Key Long-term adapations Increase Stroke volume, Increase cardiac output, More red blood cells, increase in myoglobin, decrease in body fat, increase muscle mass, increase energy stores, increase bodys ability to utilise lactic acid
Continous training Used mainly for developing endurance and aerobic energy system
Interval training This is work followed by periods of rest with a W:R ratio
Plyometric training This is power training involving eccentric to concentric muscle contractions
Circuit training A series of exercises performed in order. Can be fitness or sport specific stations
Weight training Exercising with variable resistance. can improve muscular endurance, dynamic and maximal strength, power and posture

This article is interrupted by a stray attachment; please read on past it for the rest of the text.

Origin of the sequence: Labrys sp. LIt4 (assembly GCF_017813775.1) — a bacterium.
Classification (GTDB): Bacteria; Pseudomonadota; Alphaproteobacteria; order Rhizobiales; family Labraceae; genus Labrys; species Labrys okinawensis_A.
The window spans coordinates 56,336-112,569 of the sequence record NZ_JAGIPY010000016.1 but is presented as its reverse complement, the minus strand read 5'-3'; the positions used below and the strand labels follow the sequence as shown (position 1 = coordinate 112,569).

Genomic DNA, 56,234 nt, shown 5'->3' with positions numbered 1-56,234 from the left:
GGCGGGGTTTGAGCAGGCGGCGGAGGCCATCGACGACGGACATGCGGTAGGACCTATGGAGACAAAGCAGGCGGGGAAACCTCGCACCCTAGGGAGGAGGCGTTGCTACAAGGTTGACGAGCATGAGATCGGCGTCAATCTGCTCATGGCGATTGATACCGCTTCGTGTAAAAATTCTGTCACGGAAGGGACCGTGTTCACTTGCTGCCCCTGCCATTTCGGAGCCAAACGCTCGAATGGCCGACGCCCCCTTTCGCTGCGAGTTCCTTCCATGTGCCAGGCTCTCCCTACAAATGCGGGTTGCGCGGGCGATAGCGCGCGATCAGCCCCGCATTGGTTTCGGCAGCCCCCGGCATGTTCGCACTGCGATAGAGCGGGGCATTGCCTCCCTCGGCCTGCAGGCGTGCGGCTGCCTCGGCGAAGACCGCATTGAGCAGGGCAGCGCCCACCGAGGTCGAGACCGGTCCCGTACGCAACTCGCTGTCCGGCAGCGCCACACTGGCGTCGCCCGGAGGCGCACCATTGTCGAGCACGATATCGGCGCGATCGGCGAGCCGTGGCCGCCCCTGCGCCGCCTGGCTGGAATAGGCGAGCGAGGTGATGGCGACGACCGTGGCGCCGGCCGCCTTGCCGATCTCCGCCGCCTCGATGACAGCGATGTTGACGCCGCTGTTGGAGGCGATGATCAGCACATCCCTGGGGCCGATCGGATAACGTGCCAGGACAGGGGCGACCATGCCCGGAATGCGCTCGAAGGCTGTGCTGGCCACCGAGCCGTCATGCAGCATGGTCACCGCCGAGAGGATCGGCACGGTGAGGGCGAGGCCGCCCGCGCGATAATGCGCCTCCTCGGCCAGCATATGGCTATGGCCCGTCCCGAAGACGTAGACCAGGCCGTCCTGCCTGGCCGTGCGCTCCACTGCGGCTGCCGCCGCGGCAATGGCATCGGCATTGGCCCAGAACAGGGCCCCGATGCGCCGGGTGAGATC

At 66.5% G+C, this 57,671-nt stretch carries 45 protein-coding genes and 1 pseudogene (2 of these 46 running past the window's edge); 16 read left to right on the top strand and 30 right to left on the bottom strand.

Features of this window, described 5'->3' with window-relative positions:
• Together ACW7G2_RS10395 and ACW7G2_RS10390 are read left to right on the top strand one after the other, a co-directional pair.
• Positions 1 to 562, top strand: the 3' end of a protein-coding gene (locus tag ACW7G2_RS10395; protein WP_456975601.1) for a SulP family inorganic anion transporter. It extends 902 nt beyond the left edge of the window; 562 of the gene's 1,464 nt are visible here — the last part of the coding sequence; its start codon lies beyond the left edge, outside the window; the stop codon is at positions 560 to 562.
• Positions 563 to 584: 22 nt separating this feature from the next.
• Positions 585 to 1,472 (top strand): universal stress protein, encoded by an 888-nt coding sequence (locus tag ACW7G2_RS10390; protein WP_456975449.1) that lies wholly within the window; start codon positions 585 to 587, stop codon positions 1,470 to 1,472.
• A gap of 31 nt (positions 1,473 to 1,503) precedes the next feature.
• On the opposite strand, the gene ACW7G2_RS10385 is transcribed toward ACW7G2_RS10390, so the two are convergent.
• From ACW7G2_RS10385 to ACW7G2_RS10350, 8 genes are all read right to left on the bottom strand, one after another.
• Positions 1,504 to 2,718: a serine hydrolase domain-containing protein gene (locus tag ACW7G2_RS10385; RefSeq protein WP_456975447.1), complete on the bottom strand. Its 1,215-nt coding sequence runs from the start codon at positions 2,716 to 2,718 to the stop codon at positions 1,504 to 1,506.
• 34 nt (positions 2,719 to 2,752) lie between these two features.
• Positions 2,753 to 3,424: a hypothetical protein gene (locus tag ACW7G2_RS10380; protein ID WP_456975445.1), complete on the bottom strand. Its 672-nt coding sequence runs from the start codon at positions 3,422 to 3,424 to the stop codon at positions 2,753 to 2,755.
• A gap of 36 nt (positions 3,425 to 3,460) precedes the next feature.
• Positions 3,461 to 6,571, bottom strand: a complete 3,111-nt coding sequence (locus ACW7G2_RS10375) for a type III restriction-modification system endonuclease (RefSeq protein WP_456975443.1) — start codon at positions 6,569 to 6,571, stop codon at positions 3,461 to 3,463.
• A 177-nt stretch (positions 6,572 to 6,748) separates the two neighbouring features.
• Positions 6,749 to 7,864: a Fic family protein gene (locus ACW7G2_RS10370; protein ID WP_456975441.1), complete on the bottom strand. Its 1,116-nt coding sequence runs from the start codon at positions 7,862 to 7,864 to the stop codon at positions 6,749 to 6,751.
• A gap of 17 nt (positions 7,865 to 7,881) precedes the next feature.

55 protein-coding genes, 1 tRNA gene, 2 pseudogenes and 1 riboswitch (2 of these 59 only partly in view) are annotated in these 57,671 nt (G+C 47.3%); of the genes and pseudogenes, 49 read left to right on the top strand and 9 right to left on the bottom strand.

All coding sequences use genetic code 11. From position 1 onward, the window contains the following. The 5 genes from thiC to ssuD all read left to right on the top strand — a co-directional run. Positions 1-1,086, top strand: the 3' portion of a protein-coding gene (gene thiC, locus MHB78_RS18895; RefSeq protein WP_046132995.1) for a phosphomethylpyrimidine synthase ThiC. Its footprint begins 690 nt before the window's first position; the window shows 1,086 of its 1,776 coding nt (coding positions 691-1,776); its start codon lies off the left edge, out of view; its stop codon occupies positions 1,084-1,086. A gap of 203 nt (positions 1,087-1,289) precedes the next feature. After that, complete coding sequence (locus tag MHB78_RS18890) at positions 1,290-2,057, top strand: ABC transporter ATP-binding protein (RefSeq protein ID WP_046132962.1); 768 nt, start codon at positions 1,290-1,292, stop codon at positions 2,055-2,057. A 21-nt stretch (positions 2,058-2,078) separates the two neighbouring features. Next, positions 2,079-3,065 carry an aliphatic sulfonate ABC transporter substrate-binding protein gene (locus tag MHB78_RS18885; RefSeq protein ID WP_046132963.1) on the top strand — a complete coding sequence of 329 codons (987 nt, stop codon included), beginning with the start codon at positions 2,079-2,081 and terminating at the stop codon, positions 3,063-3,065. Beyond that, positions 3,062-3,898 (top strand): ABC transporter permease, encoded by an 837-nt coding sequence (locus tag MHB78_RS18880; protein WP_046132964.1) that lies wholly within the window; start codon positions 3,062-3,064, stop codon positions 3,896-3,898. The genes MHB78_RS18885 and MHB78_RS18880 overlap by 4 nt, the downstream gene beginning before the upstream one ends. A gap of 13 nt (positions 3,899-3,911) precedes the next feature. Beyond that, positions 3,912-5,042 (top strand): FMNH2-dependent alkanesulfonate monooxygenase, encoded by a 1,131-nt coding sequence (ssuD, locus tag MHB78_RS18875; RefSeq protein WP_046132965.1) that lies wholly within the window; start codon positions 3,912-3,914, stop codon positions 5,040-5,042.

SAQ involves training the neuromuscluar system to make movements more automatic and explosive
Speed training Types of speed training include hollow sprints, acceleration sprints
Stages of periodisation Macrocycle to Mesocycle to Microcycle
S.M.A.R.T.E.R Specific, Measurable, Agreed, Realistic, Time, Exciting, Recorded
What qualities does goal setting aim to achieve Concentration, Control, Commitment, Confidence
Benefits of effective goal setting Buildes self confidence, Motivates the performer, Focuses attention
Types of goal Performance goals, Shoert-term goals, Long-term goals, Outcome goals
Four main attributions Ability, Effort, Task difficulty, Luck
Attribution retraining Helping performers avoid failure by focusing on positive attributions and removal of negative feelings
Types of motivation Intrinsic, extrinsic, achievement
Intrinsic motivation Internal drive or feelings that make us do things